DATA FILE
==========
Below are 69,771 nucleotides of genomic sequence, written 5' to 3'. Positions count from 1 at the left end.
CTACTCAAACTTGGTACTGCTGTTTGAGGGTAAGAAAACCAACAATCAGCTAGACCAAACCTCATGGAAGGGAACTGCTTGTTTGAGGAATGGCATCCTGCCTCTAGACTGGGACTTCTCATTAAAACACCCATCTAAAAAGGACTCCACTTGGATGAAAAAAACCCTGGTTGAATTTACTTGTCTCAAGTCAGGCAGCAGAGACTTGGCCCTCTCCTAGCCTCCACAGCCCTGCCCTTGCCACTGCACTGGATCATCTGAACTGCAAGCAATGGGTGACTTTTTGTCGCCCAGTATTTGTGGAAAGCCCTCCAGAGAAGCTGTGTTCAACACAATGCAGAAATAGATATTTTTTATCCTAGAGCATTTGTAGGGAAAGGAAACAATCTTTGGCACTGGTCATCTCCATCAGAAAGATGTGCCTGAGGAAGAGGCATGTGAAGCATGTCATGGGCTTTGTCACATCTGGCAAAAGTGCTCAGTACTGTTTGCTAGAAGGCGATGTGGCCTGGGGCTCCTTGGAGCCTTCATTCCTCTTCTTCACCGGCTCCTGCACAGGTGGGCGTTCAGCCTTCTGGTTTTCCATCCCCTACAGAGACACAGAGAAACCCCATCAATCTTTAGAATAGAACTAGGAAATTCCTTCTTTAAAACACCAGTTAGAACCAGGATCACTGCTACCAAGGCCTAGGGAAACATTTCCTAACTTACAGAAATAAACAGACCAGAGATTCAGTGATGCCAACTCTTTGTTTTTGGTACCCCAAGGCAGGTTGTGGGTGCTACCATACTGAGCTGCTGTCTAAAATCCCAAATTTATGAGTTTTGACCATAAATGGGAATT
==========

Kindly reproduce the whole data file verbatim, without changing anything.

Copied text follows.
Below are 69,771 nucleotides of genomic sequence, written 5' to 3'. Positions count from 1 at the left end.
CTACTCAAACTTGGTACTGCTGTTTGAGGGTAAGAAAACCAACAATCAGCTAGACCAAACCTCATGGAAGGGAACTGCTTGTTTGAGGAATGGCATCCTGCCTCTAGACTGGGACTTCTCATTAAAACACCCATCTAAAAAGGACTCCACTTGGATGAAAAAAACCCTGGTTGAATTTACTTGTCTCAAGTCAGGCAGCAGAGACTTGGCCCTCTCCTAGCCTCCACAGCCCTGCCCTTGCCACTGCACTGGATCATCTGAACTGCAAGCAATGGGTGACTTTTTGTCGCCCAGTATTTGTGGAAAGCCCTCCAGAGAAGCTGTGTTCAACACAATGCAGAAATAGATATTTTTTATCCTAGAGCATTTGTAGGGAAAGGAAACAATCTTTGGCACTGGTCATCTCCATCAGAAAGATGTGCCTGAGGAAGAGGCATGTGAAGCATGTCATGGGCTTTGTCACATCTGGCAAAAGTGCTCAGTACTGTTTGCTAGAAGGCGATGTGGCCTGGGGCTCCTTGGAGCCTTCATTCCTCTTCTTCACCGGCTCCTGCACAGGTGGGCGTTCAGCCTTCTGGTTTTCCATCCCCTACAGAGACACAGAGAAACCCCATCAATCTTTAGAATAGAACTAGGAAATTCCTTCTTTAAAACACCAGTTAGAACCAGGATCACTGCTACCAAGGCCTAGGGAAACATTTCCTAACTTACAGAAATAAACAGACCAGAGATTCAGTGATGCCAACTCTTTGTTTTTGGTACCCCAAGGCAGGTTGTGGGTGCTACCATACTGAGCTGCTGTCTAAAATCCCAAATTTATGAGTTTTGACCATAAATGGGAATT